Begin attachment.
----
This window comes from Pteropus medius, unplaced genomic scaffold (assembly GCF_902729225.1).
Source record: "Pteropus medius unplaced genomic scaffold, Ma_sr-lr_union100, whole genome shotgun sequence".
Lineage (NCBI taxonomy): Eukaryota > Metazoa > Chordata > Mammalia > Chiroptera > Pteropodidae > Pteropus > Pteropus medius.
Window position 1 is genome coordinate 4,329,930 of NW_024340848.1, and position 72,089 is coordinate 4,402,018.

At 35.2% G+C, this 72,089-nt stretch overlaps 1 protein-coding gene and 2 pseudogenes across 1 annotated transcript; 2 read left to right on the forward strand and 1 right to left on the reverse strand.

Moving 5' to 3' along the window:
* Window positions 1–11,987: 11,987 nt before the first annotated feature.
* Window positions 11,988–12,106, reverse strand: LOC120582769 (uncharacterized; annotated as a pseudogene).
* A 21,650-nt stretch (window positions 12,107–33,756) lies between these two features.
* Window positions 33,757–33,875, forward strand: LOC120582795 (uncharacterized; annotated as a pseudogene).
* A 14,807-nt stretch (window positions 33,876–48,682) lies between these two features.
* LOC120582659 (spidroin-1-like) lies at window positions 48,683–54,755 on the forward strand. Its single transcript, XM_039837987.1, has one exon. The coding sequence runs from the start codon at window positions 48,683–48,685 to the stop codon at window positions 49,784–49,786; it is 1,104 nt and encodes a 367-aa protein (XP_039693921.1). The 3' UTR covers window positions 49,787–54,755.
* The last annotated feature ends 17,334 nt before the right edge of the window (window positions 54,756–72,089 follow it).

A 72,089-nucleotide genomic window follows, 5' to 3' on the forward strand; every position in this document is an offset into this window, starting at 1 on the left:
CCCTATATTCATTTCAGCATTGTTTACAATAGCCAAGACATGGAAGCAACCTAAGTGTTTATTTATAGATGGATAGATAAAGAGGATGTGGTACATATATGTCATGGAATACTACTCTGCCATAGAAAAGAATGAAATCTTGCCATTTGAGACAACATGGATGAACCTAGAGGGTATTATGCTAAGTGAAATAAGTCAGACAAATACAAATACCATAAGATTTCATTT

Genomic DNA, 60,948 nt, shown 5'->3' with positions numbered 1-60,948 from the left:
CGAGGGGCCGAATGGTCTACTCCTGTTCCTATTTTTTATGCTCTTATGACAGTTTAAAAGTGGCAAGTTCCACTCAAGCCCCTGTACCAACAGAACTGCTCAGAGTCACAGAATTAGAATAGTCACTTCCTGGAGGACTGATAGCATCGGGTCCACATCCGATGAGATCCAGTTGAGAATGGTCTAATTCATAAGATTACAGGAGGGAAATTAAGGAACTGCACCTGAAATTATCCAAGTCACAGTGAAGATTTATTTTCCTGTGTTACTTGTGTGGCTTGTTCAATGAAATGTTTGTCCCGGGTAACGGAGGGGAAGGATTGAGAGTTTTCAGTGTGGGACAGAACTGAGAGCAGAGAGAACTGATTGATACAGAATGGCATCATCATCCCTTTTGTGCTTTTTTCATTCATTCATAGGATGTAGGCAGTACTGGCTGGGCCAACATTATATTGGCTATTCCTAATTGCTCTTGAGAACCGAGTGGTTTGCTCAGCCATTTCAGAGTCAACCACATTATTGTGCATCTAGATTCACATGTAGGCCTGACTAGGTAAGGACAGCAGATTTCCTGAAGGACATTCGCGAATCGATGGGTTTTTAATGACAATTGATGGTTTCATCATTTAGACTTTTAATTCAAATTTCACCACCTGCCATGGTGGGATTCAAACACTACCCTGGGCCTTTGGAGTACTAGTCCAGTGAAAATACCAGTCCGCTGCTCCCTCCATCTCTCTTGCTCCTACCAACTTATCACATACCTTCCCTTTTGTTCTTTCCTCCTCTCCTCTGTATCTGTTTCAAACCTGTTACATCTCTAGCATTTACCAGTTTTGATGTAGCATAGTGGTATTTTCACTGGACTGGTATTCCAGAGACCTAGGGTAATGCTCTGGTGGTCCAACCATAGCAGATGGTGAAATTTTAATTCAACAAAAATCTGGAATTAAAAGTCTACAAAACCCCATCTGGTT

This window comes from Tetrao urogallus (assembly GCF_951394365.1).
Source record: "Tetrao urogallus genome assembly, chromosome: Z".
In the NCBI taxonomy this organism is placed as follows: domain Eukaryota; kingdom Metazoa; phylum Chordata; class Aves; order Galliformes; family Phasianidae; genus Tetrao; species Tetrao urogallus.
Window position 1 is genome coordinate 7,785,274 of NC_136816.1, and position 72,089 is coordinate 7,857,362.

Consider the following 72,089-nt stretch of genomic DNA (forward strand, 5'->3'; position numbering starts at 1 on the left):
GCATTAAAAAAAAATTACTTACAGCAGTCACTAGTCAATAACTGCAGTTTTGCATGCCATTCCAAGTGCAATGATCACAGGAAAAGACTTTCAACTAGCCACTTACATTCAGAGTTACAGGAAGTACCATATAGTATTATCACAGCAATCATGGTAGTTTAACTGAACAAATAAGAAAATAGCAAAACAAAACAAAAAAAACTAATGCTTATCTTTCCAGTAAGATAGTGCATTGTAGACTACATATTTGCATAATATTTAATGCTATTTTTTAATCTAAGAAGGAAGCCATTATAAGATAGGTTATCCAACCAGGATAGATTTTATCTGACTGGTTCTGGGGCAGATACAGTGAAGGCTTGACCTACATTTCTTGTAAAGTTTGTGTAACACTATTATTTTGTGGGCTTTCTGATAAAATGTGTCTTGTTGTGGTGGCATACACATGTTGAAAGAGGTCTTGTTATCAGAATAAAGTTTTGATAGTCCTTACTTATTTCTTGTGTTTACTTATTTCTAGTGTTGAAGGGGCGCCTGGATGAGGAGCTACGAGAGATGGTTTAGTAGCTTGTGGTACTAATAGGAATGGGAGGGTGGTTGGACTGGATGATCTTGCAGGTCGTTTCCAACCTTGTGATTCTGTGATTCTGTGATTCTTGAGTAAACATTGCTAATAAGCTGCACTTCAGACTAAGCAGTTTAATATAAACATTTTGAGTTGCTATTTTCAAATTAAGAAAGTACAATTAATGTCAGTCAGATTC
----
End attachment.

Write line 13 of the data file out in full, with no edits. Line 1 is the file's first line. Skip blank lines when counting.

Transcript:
* The last annotated feature ends 17,334 nt before the right edge of the window (window positions 54,756–72,089 follow it).